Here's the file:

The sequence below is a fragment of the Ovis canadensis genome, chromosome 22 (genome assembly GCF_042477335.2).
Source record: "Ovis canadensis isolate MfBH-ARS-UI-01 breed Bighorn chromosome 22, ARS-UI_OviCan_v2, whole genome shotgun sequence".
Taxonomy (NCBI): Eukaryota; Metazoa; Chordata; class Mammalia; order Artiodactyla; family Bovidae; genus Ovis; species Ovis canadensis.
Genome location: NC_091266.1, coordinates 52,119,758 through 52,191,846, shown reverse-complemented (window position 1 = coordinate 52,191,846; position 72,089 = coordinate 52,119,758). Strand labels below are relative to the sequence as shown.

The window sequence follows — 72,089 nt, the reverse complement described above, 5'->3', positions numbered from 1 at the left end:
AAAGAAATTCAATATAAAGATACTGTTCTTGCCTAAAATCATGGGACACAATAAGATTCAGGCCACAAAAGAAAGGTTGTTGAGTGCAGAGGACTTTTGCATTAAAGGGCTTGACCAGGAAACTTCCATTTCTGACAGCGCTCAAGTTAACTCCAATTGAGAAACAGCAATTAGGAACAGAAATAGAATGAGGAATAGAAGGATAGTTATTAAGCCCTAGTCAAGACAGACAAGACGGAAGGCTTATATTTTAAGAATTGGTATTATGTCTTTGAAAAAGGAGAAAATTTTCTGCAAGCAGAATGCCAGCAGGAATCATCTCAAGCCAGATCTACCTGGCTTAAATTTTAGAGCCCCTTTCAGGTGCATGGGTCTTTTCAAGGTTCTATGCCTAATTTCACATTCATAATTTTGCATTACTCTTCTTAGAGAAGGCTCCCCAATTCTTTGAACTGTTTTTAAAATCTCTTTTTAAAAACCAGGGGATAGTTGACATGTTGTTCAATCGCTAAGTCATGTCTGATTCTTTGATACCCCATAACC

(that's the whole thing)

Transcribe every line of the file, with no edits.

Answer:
The sequence below is a fragment of the Ovis canadensis genome, chromosome 22 (genome assembly GCF_042477335.2).
Source record: "Ovis canadensis isolate MfBH-ARS-UI-01 breed Bighorn chromosome 22, ARS-UI_OviCan_v2, whole genome shotgun sequence".
Taxonomy (NCBI): Eukaryota; Metazoa; Chordata; class Mammalia; order Artiodactyla; family Bovidae; genus Ovis; species Ovis canadensis.
Genome location: NC_091266.1, coordinates 52,119,758 through 52,191,846, shown reverse-complemented (window position 1 = coordinate 52,191,846; position 72,089 = coordinate 52,119,758). Strand labels below are relative to the sequence as shown.

The window sequence follows — 72,089 nt, the reverse complement described above, 5'->3', positions numbered from 1 at the left end:
AAAGAAATTCAATATAAAGATACTGTTCTTGCCTAAAATCATGGGACACAATAAGATTCAGGCCACAAAAGAAAGGTTGTTGAGTGCAGAGGACTTTTGCATTAAAGGGCTTGACCAGGAAACTTCCATTTCTGACAGCGCTCAAGTTAACTCCAATTGAGAAACAGCAATTAGGAACAGAAATAGAATGAGGAATAGAAGGATAGTTATTAAGCCCTAGTCAAGACAGACAAGACGGAAGGCTTATATTTTAAGAATTGGTATTATGTCTTTGAAAAAGGAGAAAATTTTCTGCAAGCAGAATGCCAGCAGGAATCATCTCAAGCCAGATCTACCTGGCTTAAATTTTAGAGCCCCTTTCAGGTGCATGGGTCTTTTCAAGGTTCTATGCCTAATTTCACATTCATAATTTTGCATTACTCTTCTTAGAGAAGGCTCCCCAATTCTTTGAACTGTTTTTAAAATCTCTTTTTAAAAACCAGGGGATAGTTGACATGTTGTTCAATCGCTAAGTCATGTCTGATTCTTTGATACCCCATAACC